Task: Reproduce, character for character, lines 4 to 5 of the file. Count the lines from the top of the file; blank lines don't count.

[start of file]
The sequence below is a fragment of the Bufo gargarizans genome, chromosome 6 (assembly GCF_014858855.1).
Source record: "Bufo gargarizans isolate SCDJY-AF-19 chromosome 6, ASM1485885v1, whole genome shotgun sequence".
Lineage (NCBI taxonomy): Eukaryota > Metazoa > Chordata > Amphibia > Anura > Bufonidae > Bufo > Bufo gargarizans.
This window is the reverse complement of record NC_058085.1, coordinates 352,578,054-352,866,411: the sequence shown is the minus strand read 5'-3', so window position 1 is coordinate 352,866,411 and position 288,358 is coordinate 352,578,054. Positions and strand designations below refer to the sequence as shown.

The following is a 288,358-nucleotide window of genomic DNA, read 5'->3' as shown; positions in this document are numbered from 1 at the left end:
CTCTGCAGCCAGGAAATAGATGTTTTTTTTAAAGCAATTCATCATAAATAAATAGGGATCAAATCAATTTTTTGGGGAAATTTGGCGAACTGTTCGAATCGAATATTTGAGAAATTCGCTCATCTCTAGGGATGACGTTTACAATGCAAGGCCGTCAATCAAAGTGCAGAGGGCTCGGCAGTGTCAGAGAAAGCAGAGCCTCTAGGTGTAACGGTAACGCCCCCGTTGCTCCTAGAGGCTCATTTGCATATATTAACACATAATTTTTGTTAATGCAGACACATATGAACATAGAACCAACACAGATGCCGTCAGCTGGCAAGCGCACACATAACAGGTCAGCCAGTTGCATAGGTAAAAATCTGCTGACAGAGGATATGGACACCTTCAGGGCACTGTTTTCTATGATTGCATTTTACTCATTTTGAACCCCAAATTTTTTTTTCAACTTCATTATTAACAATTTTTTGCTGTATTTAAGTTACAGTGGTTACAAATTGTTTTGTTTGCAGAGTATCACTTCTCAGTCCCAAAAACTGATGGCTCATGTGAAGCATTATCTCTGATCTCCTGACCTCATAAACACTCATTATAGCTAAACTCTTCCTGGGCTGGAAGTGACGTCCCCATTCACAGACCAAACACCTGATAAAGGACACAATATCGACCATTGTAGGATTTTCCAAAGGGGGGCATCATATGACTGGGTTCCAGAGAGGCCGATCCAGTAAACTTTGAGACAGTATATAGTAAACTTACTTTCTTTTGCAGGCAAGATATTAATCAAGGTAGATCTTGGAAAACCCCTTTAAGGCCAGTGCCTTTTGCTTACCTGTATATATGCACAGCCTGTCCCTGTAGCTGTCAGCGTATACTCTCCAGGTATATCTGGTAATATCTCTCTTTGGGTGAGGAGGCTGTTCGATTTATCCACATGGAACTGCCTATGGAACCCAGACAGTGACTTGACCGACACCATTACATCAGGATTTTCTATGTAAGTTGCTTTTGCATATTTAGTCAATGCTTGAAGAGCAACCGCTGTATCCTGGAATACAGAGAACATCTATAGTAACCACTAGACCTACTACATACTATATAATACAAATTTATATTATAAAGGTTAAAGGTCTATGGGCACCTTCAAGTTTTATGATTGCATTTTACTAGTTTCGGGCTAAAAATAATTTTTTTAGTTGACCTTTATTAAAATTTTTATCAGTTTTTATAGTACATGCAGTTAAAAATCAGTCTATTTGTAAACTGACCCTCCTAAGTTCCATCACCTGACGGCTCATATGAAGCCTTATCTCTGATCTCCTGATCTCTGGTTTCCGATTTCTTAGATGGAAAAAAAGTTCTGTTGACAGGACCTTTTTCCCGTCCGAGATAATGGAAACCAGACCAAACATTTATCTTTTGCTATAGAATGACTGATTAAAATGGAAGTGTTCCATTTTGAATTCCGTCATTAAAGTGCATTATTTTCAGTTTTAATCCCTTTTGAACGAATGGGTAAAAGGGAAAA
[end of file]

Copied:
This window is the reverse complement of record NC_058085.1, coordinates 352,578,054-352,866,411: the sequence shown is the minus strand read 5'-3', so window position 1 is coordinate 352,866,411 and position 288,358 is coordinate 352,578,054. Positions and strand designations below refer to the sequence as shown.

The following is a 288,358-nucleotide window of genomic DNA, read 5'->3' as shown; positions in this document are numbered from 1 at the left end: